Wednesday, February 4, 2009

Singularity University: "Silver Spoon U" Searches for Solutions

Silver Spoon University
“From slime, life. And still, after over 50 years, new ingredients for the potion.”

Singularity University announced its exciting launch yesterday, as Google, NASA and controversial futurist Ray Kurzweil unveiled plans for the elite global institution’s ten-week summer course to participants at Moffet Field in June. The best part is that participants get to orbit the exclusive course at a special 21st Century Depression discount of only $25,000 per person.

Will Singularity University put a carbon nanotube in every pot? Or not?

One glaring speck of moon dust that stands out about this stealth and exclusive “institution” is its patronage and affiliation by and for a selective group of global corporate elites who “want to use technology to solve the world’s problems.” Kurzweil adds that Singularity University is poised to "foster the leaders who will create a uniquely creative and productive future world." He is credited with devising the concept of the school in his 2005 book "The Singularity Is Near."

John Timmer at Ars Technica also takes a closer look at what the “Singular” is and wonders if the New Singularlity University may overpromise the infinite. Indeed, many questions surround the new “institution” for “international” elites who will pay $25,000 for a 9 or 10 week summer course which also offers a year round, three-day and 10-day program for a pre-selected group of CEOs and global corporate executives.

Many questions abound about Singularity University including its exclusive mission, with a few vague concepts to crack like “post-human future”… What does that mean?

Timmer elicted a number of great comments with excellent questions, two favorites of yours truly below:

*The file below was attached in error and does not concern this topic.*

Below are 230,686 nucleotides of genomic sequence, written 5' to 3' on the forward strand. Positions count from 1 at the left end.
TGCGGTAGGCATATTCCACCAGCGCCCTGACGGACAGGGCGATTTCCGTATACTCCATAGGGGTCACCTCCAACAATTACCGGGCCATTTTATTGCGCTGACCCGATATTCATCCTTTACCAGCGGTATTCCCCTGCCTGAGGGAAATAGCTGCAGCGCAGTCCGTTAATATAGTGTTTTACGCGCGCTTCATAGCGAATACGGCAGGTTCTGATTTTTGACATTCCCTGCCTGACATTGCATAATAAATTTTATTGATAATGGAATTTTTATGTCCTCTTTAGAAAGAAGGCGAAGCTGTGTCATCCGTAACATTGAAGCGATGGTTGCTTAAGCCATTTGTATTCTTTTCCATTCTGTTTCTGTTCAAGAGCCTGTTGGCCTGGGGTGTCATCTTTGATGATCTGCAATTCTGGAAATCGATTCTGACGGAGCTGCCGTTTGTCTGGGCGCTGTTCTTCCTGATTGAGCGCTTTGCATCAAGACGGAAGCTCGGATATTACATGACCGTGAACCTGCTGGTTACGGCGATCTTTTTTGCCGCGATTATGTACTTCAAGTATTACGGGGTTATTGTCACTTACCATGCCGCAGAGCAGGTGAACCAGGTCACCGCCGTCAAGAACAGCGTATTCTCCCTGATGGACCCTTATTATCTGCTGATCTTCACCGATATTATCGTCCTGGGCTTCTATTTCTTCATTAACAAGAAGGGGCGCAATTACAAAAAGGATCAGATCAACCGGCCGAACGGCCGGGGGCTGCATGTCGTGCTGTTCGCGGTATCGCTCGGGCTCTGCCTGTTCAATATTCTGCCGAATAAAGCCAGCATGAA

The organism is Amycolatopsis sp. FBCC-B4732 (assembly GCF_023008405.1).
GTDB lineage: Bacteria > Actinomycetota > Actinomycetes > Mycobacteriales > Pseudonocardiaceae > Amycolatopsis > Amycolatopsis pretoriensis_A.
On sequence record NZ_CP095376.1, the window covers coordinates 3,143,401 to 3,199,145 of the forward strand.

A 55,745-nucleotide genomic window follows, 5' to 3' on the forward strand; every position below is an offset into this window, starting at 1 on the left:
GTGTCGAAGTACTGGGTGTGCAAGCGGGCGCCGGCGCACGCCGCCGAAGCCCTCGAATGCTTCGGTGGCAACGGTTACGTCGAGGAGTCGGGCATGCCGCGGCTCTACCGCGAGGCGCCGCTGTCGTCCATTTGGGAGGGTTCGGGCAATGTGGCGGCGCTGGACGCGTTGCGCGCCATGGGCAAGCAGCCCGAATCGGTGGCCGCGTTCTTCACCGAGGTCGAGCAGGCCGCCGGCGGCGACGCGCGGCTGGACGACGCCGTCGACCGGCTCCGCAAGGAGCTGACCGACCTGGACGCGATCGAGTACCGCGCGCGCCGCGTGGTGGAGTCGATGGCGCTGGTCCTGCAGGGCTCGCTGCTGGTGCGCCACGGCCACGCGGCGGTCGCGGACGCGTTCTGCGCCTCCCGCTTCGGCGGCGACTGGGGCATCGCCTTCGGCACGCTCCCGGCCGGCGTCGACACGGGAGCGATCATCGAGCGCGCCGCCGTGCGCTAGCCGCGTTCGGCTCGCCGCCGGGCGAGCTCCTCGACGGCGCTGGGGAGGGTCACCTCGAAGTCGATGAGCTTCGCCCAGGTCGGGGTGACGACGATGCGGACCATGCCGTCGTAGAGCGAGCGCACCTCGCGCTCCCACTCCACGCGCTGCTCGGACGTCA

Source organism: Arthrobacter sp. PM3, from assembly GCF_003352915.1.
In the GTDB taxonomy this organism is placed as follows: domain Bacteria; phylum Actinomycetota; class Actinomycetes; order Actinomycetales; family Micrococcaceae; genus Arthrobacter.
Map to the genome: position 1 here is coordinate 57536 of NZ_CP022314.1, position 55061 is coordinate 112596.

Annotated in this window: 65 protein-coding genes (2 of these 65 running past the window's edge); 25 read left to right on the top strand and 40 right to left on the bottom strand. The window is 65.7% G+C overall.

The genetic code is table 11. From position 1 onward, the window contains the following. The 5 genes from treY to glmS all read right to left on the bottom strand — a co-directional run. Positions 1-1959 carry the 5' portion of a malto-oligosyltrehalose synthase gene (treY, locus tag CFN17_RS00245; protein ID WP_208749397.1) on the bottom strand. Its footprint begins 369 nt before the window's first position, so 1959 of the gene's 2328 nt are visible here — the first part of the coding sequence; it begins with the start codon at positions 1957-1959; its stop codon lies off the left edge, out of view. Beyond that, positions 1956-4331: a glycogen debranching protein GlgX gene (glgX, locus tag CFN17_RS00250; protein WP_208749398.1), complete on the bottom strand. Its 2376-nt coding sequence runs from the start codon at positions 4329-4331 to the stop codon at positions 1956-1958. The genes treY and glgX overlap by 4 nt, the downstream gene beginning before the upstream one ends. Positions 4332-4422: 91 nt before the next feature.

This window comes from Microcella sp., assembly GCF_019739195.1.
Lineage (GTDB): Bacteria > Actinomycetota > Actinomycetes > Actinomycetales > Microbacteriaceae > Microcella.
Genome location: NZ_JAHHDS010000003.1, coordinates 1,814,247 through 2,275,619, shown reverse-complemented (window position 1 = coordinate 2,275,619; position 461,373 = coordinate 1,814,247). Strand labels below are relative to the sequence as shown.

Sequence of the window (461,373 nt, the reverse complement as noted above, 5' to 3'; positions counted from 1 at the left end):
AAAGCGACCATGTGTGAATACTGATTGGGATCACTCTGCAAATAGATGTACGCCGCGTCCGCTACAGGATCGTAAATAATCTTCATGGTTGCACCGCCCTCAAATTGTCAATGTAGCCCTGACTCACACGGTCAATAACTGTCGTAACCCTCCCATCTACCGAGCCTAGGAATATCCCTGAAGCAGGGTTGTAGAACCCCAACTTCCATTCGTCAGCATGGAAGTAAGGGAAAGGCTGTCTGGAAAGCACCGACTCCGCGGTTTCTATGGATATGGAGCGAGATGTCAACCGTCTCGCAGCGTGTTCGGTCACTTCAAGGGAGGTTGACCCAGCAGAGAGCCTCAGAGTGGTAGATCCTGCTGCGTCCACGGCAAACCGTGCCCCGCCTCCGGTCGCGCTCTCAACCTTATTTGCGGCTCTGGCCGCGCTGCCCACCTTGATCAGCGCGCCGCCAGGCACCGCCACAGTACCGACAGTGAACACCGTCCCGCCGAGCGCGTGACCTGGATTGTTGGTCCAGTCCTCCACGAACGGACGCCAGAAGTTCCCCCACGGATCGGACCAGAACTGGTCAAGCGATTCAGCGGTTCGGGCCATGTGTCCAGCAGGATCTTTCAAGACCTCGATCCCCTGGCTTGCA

"Those start at the top, with the very concept of a singularity. The effort owes a great debt to Ray Kurzweil, who speaks confidently of a period of exponential technological growth. But Kurzweil's perspective hasn't met with universal acceptance; by some measures, recent decades have seen technology developments slow down. The growth that has occurred has also been very unevenly distributed, making the idea of a general singularity seem a bit questionable."

“Uh, that's (the above) being charitable, JT. Kurzweil is a crank. His single greatest ability is self-promotion. I have no idea why anyone pays attention to him at all.
The whole concept of a Singularity University is ridiculous. Why on earth is NASA involved?” –divisionbyzero

And this

“Although I have doubts about this particular university, the probability of something looking like a singularity still may happen pretty much at any time:- Scientist may finally crack cold fusion, meaning an almost endless supply of cheap energy.- A process for making cheap Nanotubes may be discovered at any time, same thing for room temperature superconductors etc...The point is that there is research happening in all these fields, so all it takes is for one research group to make a breakthrough (or be extremely lucky and stumble on one). After all the discovery of semiconductors was only a lucky accident and look how it changed the world. It may happen again...” –Erlik

How many SU rocket scientists does it take to change the War on America’s White Collar Middle Class? As Jeanna Bryner reports in this excellent LiveScience article entitled American Dream and Middle Class in Jeopardy, “the middle class as we know it may go the way of the dodo.” Bryner digs deeply into the social and political ramifications of how an increasingly very large percentage of income and wealth is being recklessly concentrated in the hands of barely one percent of the American people in conjunction with the alarming decline in wealth distribution to America’s white collar middle class:

Such concentrated wealth was seen right before The Great Depression, said Richard Levins, professor emeritus in the department of applied economics at the University of Minnesota. "And then it gradually became spread out more during the 60s and 70s. "By the 70s, we had a very different distribution of income and wealth that, in my view, favored middle class."
But by 1980, Levins said, "that trend has gone back the other way to where we have a very large percentage of income and wealth in the hands of barely one percent of the people."
The average worth of someone on the Forbes list of the 400 richest Americans is currently $3.9 billion.
When you have that kind of wealth in very few hands, these people become politically and economically very, very powerful," Levins said.”